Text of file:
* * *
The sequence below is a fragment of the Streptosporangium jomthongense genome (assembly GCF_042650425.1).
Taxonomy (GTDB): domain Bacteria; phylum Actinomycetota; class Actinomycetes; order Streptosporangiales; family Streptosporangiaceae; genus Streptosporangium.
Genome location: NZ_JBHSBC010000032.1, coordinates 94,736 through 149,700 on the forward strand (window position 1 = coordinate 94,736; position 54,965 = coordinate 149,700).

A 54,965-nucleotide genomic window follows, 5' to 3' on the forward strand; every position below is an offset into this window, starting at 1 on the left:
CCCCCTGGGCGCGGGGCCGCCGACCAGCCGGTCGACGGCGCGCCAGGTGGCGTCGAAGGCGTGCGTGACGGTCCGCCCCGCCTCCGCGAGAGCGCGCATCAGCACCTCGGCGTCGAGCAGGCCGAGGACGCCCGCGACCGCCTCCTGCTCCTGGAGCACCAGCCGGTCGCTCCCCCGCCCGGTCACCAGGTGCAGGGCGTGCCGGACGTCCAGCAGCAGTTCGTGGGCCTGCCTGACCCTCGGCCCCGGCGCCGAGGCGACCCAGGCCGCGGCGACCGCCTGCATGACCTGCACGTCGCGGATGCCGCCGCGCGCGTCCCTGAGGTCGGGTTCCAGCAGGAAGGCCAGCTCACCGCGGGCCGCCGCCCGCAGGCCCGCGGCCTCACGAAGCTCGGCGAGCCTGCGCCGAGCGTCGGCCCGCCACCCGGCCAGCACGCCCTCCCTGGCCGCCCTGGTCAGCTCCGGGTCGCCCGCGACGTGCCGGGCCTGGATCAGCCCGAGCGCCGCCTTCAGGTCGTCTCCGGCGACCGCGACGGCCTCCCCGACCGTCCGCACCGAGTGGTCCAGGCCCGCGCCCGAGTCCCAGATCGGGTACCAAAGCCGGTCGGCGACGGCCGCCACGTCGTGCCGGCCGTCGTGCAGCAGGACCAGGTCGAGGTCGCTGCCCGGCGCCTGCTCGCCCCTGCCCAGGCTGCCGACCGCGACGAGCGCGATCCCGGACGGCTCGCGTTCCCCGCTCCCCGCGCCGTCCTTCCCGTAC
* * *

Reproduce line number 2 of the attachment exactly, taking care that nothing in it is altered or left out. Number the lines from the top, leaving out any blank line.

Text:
Taxonomy (GTDB): domain Bacteria; phylum Actinomycetota; class Actinomycetes; order Streptosporangiales; family Streptosporangiaceae; genus Streptosporangium.